Moreover, children struggle with regulating their emotions and their relationship towards the way they perceive violence. Though symptoms of domestic violence vary between circumstances and cases, there is no question that domestic violence is reflected in the psychological, behavioural and emotional wiring of children worldwide. | LAWS AGAINST DOMESTIC ABUSE In the last half of the 20th century, one of the greatest strides by police forces of North America was the emergence of methods in handling cases of domestic abuse.

Traditionally, the issue of domestic violence was taboo; it was ignored and treated as a problem of the family – between male and female partners. With the exception of life-threatening cases, the Criminal Justice System (CJS) believed cases of spousal abuse to be separate from regular assault, and thus, acquiring no place in the proceedings of the courtrooms. In other words, CJS had no intention of concerning itself in the affairs and happenings of a union between two partners. As attitudes towards spousal abuse began to shift, so too did the willingness of law enforcement in taking domestic violence seriously.

Every year, police officers across every North American community respond to thousands of 911 and non-emergency calls for domestic violence. Of these calls, as before mentioned, half these cases typically involve the presence of at least one child. Since police officers are the first people to reach the scene of DV cases, this work will first address the challenges police officers face when dealing with child witnesses, and follow up by reporting on the way in which the Criminal Justice System has adjusted to the change in attitudes regarding domestic violence.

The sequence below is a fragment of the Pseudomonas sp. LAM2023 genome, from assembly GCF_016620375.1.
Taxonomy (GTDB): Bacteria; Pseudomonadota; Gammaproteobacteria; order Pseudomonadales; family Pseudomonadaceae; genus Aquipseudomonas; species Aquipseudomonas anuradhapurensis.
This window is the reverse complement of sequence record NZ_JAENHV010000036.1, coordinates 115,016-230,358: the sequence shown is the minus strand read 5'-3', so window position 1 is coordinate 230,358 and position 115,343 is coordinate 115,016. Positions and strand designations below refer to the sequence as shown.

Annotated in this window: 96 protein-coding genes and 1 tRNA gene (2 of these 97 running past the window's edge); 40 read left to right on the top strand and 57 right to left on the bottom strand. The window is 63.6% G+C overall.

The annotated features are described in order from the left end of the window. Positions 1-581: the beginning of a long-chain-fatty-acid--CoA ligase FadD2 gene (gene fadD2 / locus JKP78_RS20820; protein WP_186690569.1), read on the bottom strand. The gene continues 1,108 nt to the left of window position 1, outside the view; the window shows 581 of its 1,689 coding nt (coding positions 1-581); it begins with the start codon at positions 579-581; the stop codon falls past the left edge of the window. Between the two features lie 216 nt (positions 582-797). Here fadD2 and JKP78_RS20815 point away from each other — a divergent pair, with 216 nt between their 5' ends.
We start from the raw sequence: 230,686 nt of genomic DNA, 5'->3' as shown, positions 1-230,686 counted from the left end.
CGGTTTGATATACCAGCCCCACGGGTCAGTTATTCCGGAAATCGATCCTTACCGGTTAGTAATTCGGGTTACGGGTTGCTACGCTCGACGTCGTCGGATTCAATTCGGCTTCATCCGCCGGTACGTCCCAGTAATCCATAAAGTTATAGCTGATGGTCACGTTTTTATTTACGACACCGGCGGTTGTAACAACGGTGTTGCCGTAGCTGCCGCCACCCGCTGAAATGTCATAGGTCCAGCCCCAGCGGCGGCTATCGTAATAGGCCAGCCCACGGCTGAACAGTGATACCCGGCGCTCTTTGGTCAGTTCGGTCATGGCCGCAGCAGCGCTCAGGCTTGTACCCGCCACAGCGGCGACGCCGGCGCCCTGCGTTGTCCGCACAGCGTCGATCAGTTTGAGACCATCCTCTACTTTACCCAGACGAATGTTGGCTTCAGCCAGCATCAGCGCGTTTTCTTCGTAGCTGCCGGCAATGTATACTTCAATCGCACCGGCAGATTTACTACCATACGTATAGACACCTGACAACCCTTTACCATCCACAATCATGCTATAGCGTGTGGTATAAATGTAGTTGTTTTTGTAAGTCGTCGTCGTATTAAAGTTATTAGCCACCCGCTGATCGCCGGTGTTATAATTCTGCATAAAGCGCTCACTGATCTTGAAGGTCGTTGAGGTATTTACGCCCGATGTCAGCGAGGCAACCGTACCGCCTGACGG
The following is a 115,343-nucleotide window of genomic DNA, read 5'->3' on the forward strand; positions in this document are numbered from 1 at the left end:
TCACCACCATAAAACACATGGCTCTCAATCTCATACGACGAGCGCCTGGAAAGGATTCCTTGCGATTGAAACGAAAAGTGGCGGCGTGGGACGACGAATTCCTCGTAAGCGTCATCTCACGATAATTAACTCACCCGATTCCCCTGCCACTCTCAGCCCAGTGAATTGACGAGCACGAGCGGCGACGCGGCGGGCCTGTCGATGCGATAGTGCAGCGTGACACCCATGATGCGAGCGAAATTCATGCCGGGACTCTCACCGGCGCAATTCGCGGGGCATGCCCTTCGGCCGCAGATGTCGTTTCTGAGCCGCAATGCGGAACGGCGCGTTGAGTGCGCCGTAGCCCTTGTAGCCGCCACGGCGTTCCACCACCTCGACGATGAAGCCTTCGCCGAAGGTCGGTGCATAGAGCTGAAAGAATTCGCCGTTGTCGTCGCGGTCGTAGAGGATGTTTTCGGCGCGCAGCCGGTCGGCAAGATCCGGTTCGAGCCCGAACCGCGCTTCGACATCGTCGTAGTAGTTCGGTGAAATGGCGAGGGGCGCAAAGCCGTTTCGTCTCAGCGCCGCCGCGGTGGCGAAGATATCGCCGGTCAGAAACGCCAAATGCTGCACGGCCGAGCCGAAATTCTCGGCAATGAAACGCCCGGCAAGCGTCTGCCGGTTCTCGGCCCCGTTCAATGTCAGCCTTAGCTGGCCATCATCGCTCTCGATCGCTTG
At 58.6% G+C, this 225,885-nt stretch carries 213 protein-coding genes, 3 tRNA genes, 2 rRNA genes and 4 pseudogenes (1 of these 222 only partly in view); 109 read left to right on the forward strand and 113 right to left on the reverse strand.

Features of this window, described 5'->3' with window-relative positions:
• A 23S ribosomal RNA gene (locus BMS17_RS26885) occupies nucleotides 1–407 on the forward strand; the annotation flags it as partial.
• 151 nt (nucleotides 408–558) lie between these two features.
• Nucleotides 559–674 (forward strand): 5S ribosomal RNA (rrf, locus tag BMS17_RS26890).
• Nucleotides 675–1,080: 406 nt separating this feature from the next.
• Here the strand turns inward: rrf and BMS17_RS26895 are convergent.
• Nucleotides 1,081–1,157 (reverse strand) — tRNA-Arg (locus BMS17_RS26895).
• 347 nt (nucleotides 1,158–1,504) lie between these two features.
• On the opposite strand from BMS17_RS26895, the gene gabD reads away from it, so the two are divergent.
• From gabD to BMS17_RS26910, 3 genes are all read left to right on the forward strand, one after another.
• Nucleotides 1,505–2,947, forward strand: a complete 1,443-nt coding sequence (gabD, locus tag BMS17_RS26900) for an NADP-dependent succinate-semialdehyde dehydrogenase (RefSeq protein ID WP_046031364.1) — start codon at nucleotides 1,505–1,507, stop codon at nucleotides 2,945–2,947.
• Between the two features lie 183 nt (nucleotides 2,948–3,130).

Police Response to Domestic Violence On a typical call for spousal abuse, two uniformed officers, “are expected to respond immediately, keep themselves and their partners safe, restore order, conduct a preliminary investigation, and determine the sequence of events prior to their arrival by questioning the victim, the suspect and any witnesses. ” Though responding to DV calls can be dangerous for all parties involved, it can be especially challenging due to the complex emotionally charged and volatile nature of these situations. In spite of the frightening nd distressing situation for the attacker and victim, one must understand that the exposure of violence from one loved one to the next, is equally – if not more so – frightening and distressing for children at the scene. It is shocking then, that in the process of completing police reports and conducting investigations, that children are rarely treated or viewed as victims by the officers. It may be observed that a child is sad, angry, distressed, stunned, vacant or numb, though it is troubling that children are generally paid little attention to unless they themselves are the direct victims instead of the witnesses.